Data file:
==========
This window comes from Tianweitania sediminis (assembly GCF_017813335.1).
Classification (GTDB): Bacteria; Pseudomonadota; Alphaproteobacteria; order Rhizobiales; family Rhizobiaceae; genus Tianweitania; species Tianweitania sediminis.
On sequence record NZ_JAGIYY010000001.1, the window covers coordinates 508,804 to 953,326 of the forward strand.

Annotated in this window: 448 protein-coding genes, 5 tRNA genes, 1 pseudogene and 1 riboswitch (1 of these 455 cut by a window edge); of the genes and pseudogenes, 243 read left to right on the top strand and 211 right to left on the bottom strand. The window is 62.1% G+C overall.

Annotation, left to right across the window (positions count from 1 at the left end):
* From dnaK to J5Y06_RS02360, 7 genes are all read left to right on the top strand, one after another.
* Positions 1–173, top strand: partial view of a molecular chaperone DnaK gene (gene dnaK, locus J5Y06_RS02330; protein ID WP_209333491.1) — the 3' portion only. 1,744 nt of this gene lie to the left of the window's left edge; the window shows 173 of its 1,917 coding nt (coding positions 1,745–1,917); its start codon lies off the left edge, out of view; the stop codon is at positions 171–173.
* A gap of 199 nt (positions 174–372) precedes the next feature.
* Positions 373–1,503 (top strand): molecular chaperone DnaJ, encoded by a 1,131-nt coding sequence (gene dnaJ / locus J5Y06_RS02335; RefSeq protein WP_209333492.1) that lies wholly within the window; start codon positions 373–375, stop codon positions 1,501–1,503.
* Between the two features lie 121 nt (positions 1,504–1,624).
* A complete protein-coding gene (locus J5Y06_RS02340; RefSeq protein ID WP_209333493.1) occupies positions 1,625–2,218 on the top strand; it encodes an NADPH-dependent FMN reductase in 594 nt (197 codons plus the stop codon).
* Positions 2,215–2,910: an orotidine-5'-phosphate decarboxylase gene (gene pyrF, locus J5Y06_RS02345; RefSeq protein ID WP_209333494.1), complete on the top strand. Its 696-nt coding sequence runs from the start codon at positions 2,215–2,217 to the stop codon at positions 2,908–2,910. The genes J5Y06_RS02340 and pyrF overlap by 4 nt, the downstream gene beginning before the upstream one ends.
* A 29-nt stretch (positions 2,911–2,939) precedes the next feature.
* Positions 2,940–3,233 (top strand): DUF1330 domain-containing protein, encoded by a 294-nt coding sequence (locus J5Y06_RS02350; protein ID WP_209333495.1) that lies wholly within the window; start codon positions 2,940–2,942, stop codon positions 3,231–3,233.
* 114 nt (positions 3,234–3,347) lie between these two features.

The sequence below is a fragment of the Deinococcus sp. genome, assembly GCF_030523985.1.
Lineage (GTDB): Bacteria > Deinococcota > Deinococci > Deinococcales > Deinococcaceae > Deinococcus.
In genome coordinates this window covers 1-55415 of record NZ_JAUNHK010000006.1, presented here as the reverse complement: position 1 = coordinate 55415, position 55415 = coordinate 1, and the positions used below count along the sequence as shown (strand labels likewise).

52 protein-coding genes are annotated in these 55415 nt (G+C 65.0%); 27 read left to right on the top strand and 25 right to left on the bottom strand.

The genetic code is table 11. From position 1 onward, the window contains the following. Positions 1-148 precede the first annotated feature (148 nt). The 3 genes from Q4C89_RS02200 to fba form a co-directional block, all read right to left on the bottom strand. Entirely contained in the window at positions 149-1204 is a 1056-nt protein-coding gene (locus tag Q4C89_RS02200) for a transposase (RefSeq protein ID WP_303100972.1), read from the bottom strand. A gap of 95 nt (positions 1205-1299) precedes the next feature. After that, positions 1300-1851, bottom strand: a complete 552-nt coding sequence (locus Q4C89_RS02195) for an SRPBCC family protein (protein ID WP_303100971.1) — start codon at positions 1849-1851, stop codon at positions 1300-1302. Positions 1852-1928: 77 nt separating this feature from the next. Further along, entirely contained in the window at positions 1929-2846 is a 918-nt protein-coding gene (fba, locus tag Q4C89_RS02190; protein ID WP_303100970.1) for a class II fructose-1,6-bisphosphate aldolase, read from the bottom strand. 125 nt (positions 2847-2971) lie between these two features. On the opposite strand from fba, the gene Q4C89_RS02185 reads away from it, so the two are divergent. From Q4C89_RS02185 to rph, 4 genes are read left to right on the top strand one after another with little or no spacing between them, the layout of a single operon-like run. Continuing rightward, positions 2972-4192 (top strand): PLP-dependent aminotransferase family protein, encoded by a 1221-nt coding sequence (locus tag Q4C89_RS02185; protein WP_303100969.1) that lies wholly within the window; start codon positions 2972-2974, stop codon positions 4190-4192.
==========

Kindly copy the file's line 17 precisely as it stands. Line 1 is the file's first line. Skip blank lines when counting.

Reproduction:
Lineage (GTDB): Bacteria > Deinococcota > Deinococci > Deinococcales > Deinococcaceae > Deinococcus.